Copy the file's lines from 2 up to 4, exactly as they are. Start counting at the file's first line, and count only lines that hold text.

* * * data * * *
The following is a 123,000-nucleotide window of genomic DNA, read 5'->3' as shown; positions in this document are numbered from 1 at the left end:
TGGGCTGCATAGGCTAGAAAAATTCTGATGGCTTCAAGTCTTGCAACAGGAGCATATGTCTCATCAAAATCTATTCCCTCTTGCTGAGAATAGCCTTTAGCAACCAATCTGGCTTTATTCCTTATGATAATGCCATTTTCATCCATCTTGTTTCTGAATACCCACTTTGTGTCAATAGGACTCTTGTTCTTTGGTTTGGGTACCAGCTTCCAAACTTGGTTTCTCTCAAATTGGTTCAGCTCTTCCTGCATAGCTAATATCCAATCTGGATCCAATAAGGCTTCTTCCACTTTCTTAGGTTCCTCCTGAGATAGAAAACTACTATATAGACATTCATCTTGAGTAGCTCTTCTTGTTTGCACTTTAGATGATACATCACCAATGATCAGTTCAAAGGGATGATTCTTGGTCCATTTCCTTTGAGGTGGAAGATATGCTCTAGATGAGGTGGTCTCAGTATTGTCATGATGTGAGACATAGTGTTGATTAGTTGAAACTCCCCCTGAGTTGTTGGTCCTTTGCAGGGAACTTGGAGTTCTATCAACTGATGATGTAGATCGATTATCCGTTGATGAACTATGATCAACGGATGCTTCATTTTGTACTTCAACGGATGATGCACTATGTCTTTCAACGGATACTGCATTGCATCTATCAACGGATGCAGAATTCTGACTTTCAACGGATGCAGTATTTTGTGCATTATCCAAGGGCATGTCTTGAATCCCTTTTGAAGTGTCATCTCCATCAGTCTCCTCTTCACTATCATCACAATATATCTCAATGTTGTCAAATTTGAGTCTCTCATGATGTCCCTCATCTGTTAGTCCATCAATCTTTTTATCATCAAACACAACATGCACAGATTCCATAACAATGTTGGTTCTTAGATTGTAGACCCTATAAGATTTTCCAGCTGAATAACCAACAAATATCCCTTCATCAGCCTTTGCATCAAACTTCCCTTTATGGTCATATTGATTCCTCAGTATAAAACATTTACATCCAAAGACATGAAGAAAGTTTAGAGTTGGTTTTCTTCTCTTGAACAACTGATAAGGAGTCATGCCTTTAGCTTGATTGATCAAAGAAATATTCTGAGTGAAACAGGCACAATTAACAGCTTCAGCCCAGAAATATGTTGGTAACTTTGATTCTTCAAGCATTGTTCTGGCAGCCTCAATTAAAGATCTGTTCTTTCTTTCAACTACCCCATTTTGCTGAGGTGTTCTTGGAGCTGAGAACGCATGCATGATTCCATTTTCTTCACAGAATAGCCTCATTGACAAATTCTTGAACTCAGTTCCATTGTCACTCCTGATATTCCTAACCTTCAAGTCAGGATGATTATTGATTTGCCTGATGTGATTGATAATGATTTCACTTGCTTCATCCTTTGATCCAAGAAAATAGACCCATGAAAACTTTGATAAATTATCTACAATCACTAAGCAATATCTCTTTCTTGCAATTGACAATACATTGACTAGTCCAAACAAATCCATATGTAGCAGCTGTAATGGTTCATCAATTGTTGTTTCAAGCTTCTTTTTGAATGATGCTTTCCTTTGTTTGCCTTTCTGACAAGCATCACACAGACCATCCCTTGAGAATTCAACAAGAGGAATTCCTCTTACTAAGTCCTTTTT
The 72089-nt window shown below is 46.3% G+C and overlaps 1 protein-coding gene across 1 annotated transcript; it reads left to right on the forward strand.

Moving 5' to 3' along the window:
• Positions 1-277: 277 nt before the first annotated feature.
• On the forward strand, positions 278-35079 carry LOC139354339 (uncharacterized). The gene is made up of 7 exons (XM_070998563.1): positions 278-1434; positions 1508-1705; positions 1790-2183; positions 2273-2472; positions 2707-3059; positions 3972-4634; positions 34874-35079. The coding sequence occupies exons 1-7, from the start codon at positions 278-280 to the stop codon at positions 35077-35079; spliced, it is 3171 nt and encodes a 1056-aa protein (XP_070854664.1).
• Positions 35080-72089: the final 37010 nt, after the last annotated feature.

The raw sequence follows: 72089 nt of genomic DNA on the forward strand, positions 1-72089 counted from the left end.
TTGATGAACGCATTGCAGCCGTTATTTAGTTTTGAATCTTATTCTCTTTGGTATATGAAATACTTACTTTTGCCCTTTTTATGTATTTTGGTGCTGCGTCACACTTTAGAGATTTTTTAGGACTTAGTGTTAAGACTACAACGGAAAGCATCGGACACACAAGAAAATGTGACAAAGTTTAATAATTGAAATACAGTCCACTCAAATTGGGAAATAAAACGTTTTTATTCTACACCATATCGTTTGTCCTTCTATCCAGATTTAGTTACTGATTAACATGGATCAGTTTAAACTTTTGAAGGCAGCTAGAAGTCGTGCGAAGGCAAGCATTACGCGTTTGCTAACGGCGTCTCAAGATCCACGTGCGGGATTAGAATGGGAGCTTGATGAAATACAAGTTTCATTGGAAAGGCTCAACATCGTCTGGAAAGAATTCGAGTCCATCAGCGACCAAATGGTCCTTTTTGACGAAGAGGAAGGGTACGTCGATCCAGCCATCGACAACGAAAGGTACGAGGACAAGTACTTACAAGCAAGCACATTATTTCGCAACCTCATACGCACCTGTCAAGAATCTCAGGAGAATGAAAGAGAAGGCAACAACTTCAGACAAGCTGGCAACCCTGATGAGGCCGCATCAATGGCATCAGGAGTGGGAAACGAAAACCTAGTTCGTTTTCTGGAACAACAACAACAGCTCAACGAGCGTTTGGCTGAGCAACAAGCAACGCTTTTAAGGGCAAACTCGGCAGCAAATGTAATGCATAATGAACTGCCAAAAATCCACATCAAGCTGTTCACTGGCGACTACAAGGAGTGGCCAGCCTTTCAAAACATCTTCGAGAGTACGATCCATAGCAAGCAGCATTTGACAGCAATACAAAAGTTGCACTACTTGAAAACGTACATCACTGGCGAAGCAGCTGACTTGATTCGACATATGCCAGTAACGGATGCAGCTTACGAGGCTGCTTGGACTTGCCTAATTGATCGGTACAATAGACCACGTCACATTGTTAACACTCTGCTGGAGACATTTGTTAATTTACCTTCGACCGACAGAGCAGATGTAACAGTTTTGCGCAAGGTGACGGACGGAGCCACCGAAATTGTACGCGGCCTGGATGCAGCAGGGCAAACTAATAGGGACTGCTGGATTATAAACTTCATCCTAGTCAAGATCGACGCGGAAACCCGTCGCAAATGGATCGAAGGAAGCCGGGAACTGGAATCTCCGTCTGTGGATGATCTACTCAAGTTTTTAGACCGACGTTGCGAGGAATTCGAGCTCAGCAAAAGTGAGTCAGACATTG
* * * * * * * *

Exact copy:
TGGGCTGCATAGGCTAGAAAAATTCTGATGGCTTCAAGTCTTGCAACAGGAGCATATGTCTCATCAAAATCTATTCCCTCTTGCTGAGAATAGCCTTTAGCAACCAATCTGGCTTTATTCCTTATGATAATGCCATTTTCATCCATCTTGTTTCTGAATACCCACTTTGTGTCAATAGGACTCTTGTTCTTTGGTTTGGGTACCAGCTTCCAAACTTGGTTTCTCTCAAATTGGTTCAGCTCTTCCTGCATAGCTAATATCCAATCTGGATCCAATAAGGCTTCTTCCACTTTCTTAGGTTCCTCCTGAGATAGAAAACTACTATATAGACATTCATCTTGAGTAGCTCTTCTTGTTTGCACTTTAGATGATACATCACCAATGATCAGTTCAAAGGGATGATTCTTGGTCCATTTCCTTTGAGGTGGAAGATATGCTCTAGATGAGGTGGTCTCAGTATTGTCATGATGTGAGACATAGTGTTGATTAGTTGAAACTCCCCCTGAGTTGTTGGTCCTTTGCAGGGAACTTGGAGTTCTATCAACTGATGATGTAGATCGATTATCCGTTGATGAACTATGATCAACGGATGCTTCATTTTGTACTTCAACGGATGATGCACTATGTCTTTCAACGGATACTGCATTGCATCTATCAACGGATGCAGAATTCTGACTTTCAACGGATGCAGTATTTTGTGCATTATCCAAGGGCATGTCTTGAATCCCTTTTGAAGTGTCATCTCCATCAGTCTCCTCTTCACTATCATCACAATATATCTCAATGTTGTCAAATTTGAGTCTCTCATGATGTCCCTCATCTGTTAGTCCATCAATCTTTTTATCATCAAACACAACATGCACAGATTCCATAACAATGTTGGTTCTTAGATTGTAGACCCTATAAGATTTTCCAGCTGAATAACCAACAAATATCCCTTCATCAGCCTTTGCATCAAACTTCCCTTTATGGTCATATTGATTCCTCAGTATAAAACATTTACATCCAAAGACATGAAGAAAGTTTAGAGTTGGTTTTCTTCTCTTGAACAACTGATAAGGAGTCATGCCTTTAGCTTGATTGATCAAAGAAATATTCTGAGTGAAACAGGCACAATTAACAGCTTCAGCCCAGAAATATGTTGGTAACTTTGATTCTTCAAGCATTGTTCTGGCAGCCTCAATTAAAGATCTGTTCTTTCTTTCAACTACCCCATTTTGCTGAGGTGTTCTTGGAGCTGAGAACGCATGCATGATTCCATTTTCTTCACAGAATAGCCTCATTGACAAATTCTTGAACTCAGTTCCATTGTCACTCCTGATATTCCTAACCTTCAAGTCAGGATGATTATTGATTTGCCTGATGTGATTGATAATGATTTCACTTGCTTCATCCTTTGATCCAAGAAAATAGACCCATGAAAACTTTGATAAATTATCTACAATCACTAAGCAATATCTCTTTCTTGCAATTGACAATACATTGACTAGTCCAAACAAATCCATATGTAGCAGCTGTAATGGTTCATCAATTGTTGTTTCAAGCTTCTTTTTGAATGATGCTTTCCTTTGTTTGCCTTTCTGACAAGCATCACACAGACCATCCCTTGAGAATTCAACAAGAGGAATTCCTCTTACTAAGTCCTTTTT
The 72089-nt window shown below is 46.3% G+C and overlaps 1 protein-coding gene across 1 annotated transcript; it reads left to right on the forward strand.

Moving 5' to 3' along the window: